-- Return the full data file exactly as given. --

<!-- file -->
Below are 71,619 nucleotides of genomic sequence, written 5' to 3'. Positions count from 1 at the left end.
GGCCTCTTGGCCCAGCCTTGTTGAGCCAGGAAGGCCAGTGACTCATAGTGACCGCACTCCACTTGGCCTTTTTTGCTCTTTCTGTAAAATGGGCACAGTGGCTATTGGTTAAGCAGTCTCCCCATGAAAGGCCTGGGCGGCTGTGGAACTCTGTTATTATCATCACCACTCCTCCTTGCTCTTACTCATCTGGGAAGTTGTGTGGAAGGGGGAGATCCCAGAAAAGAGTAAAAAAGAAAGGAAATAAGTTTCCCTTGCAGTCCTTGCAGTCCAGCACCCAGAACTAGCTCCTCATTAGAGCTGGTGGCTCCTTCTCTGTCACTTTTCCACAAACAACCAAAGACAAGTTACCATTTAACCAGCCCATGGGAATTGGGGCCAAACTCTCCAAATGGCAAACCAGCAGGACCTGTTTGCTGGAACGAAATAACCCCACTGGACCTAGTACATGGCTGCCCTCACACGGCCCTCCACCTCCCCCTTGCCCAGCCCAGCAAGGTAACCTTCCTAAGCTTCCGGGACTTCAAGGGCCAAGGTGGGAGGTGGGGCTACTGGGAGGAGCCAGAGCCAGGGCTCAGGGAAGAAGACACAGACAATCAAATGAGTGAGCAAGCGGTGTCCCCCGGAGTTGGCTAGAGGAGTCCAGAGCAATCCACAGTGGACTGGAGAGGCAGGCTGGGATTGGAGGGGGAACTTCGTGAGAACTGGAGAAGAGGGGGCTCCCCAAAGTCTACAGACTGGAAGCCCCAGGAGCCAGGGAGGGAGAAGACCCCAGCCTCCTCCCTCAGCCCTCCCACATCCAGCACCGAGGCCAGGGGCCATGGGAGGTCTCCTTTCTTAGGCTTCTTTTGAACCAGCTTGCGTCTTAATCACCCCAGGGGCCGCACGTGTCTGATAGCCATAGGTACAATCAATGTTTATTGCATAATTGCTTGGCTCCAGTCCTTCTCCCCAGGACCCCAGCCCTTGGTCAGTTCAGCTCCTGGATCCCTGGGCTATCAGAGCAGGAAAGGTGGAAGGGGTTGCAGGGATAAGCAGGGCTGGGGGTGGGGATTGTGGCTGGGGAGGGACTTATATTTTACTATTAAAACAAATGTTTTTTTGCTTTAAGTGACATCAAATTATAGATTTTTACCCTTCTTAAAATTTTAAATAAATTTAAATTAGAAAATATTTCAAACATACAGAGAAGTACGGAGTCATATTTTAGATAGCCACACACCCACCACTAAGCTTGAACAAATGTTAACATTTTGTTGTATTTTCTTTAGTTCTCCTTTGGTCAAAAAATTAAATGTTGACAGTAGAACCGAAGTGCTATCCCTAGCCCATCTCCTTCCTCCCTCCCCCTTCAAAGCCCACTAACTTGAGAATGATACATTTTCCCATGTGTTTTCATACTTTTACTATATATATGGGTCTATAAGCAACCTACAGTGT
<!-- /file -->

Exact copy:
Below are 71,619 nucleotides of genomic sequence, written 5' to 3'. Positions count from 1 at the left end.
GGCCTCTTGGCCCAGCCTTGTTGAGCCAGGAAGGCCAGTGACTCATAGTGACCGCACTCCACTTGGCCTTTTTTGCTCTTTCTGTAAAATGGGCACAGTGGCTATTGGTTAAGCAGTCTCCCCATGAAAGGCCTGGGCGGCTGTGGAACTCTGTTATTATCATCACCACTCCTCCTTGCTCTTACTCATCTGGGAAGTTGTGTGGAAGGGGGAGATCCCAGAAAAGAGTAAAAAAGAAAGGAAATAAGTTTCCCTTGCAGTCCTTGCAGTCCAGCACCCAGAACTAGCTCCTCATTAGAGCTGGTGGCTCCTTCTCTGTCACTTTTCCACAAACAACCAAAGACAAGTTACCATTTAACCAGCCCATGGGAATTGGGGCCAAACTCTCCAAATGGCAAACCAGCAGGACCTGTTTGCTGGAACGAAATAACCCCACTGGACCTAGTACATGGCTGCCCTCACACGGCCCTCCACCTCCCCCTTGCCCAGCCCAGCAAGGTAACCTTCCTAAGCTTCCGGGACTTCAAGGGCCAAGGTGGGAGGTGGGGCTACTGGGAGGAGCCAGAGCCAGGGCTCAGGGAAGAAGACACAGACAATCAAATGAGTGAGCAAGCGGTGTCCCCCGGAGTTGGCTAGAGGAGTCCAGAGCAATCCACAGTGGACTGGAGAGGCAGGCTGGGATTGGAGGGGGAACTTCGTGAGAACTGGAGAAGAGGGGGCTCCCCAAAGTCTACAGACTGGAAGCCCCAGGAGCCAGGGAGGGAGAAGACCCCAGCCTCCTCCCTCAGCCCTCCCACATCCAGCACCGAGGCCAGGGGCCATGGGAGGTCTCCTTTCTTAGGCTTCTTTTGAACCAGCTTGCGTCTTAATCACCCCAGGGGCCGCACGTGTCTGATAGCCATAGGTACAATCAATGTTTATTGCATAATTGCTTGGCTCCAGTCCTTCTCCCCAGGACCCCAGCCCTTGGTCAGTTCAGCTCCTGGATCCCTGGGCTATCAGAGCAGGAAAGGTGGAAGGGGTTGCAGGGATAAGCAGGGCTGGGGGTGGGGATTGTGGCTGGGGAGGGACTTATATTTTACTATTAAAACAAATGTTTTTTTGCTTTAAGTGACATCAAATTATAGATTTTTACCCTTCTTAAAATTTTAAATAAATTTAAATTAGAAAATATTTCAAACATACAGAGAAGTACGGAGTCATATTTTAGATAGCCACACACCCACCACTAAGCTTGAACAAATGTTAACATTTTGTTGTATTTTCTTTAGTTCTCCTTTGGTCAAAAAATTAAATGTTGACAGTAGAACCGAAGTGCTATCCCTAGCCCATCTCCTTCCTCCCTCCCCCTTCAAAGCCCACTAACTTGAGAATGATACATTTTCCCATGTGTTTTCATACTTTTACTATATATATGGGTCTATAAGCAACCTACAGTGT